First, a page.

News Politics Australian Politics On track or in the black? Senators argue over budget talk
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On track or in the black? Senators argue over budget talk

budget black track senators
Coalition senator Jane Hume and Labor senator Katy Gallagher quibbled over the terms "back in black" and "back on track". Photo: AAP
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A Liberal government frontbencher has refused to say whether the federal budget will be in surplus this financial year as promised, instead saying the budget is “back on track”.

Labor’s finance spokeswoman Katy Gallagher reminded a Senate economics hearing on Thursday that Treasurer Josh Frydenberg boasted on budget night last April that the budget was “back in the black”.

Senator Gallagher asked Assistant Minister for Financial Services Jane Hume – who was representing the government at the hearing – whether the federal budget “is back in black”.

Quoting Mr Frydenberg from parliamentary question time on Wednesday, Senator Hume replied: “The budget is back on track.”

Senator Gallagher asked whether “back on track” and “back in the black” are the same thing?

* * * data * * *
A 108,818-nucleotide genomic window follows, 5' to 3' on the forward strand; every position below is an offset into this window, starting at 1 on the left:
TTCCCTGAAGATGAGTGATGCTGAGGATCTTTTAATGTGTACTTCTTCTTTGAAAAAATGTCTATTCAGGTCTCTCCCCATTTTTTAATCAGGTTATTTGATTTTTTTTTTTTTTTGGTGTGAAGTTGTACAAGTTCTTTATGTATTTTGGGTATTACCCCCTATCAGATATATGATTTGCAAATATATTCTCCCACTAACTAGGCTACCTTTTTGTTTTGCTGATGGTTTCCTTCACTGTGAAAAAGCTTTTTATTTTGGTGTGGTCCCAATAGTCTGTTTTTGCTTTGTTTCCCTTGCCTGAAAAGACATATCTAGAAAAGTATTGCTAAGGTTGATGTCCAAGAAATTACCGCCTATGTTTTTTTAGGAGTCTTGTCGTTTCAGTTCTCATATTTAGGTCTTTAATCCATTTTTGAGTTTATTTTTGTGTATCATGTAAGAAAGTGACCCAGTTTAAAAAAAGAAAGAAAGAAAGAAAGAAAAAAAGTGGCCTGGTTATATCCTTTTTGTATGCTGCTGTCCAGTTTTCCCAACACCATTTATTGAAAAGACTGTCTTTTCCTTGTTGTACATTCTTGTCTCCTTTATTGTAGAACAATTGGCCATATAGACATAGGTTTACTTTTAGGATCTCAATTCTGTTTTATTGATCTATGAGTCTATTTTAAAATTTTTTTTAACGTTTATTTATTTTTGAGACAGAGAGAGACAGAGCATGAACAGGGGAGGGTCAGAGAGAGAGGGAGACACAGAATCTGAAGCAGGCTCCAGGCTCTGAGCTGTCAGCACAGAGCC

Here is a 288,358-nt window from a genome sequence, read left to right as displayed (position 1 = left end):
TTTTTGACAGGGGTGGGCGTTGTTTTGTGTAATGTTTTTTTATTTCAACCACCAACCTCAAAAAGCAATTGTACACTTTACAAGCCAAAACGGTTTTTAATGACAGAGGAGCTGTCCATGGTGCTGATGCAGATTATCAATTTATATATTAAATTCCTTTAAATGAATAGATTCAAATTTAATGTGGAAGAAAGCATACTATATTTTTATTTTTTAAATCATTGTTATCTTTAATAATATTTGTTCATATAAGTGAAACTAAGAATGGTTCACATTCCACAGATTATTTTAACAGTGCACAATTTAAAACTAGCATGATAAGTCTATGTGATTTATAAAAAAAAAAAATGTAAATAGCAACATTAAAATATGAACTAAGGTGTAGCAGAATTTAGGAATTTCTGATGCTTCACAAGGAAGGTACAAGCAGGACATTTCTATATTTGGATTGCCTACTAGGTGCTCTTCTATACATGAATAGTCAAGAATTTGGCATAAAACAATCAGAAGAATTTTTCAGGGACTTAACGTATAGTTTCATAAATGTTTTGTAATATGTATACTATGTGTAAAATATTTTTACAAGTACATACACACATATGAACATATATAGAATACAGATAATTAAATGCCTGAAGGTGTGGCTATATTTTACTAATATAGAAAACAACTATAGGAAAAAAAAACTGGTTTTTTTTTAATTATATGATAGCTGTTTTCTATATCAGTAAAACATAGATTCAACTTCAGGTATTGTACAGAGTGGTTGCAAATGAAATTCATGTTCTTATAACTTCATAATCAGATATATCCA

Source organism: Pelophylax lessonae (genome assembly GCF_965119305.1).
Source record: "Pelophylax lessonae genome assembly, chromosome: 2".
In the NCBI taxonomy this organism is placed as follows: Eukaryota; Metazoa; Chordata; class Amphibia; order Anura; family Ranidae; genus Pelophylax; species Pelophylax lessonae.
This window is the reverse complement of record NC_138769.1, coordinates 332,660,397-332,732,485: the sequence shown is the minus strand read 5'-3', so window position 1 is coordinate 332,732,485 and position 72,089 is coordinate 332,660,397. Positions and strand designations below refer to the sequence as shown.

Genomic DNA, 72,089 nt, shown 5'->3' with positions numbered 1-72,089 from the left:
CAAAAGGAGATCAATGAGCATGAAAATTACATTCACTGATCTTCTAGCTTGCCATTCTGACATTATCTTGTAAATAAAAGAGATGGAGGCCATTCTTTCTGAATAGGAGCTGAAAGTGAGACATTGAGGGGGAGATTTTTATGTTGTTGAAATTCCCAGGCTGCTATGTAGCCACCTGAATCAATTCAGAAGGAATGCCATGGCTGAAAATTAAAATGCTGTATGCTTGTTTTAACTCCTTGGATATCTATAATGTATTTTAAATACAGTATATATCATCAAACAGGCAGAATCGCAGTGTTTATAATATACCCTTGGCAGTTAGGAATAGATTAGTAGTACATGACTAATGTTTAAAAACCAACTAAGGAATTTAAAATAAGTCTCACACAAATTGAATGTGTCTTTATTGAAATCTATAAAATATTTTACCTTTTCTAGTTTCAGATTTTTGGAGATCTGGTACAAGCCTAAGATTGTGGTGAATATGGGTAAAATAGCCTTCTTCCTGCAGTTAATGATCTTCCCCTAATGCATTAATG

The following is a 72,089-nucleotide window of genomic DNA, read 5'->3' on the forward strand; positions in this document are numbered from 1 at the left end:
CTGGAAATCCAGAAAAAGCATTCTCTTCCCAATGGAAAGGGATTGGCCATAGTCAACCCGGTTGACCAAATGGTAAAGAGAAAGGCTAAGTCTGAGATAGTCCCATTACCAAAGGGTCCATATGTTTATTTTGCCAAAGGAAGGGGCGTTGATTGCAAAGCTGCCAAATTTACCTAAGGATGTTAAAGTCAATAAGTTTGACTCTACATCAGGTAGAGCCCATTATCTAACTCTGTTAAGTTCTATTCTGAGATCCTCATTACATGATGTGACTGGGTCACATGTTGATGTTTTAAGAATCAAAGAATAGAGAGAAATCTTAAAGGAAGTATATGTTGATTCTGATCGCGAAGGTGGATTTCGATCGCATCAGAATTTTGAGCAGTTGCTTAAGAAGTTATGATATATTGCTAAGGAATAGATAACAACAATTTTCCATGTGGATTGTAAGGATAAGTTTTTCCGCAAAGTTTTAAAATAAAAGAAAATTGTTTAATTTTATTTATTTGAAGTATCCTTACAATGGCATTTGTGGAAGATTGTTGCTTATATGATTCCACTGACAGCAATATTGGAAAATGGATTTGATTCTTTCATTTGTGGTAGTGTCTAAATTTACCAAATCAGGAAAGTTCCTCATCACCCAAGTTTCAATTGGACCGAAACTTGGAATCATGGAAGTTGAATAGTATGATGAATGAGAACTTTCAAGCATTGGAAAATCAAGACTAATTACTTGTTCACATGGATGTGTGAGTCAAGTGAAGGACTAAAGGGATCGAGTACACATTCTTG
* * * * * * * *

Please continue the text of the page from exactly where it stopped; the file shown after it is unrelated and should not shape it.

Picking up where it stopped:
“I think you are getting into semantics,” Senator Hume said.

Senator Gallagher said it was an important semantic considering the government campaigned on the budget surplus trajectory at last year’s election.

“I think we can safely confirm that the budget is back on track,” Senator Hume reiterated.

Last April, the Treasurer bragged of a $7.1 billion budget surplus for the 2019/20 financial year, which would be the first surplus in 12 years.

In December, at the mid-year financial update, he wound back expectations, forecasting a $5 billion surplus. Softening wage growth and growing warning signs for the economy were blamed.

Earlier on the Thursday, Treasury secretary Steven Kennedy told the committee in Canberra the bushfires and the emerging coronavirus epidemic will “undoubtedly have a negative impact on the fiscal position”.

The Morrison government is expected to unveil a multibillion-dollar stimulus package to counter the economic impact of the coronavirus outbreak next week.

Full details have not been released, but it is tipped to include tax incentives to help businesses with cash flow, alongside tax deductions for new investments.

Funding will be also aimed at infrastructure spending, which usually means major road and rail projects.

The latest budget forecasts will be released on May 12.

-with AAP

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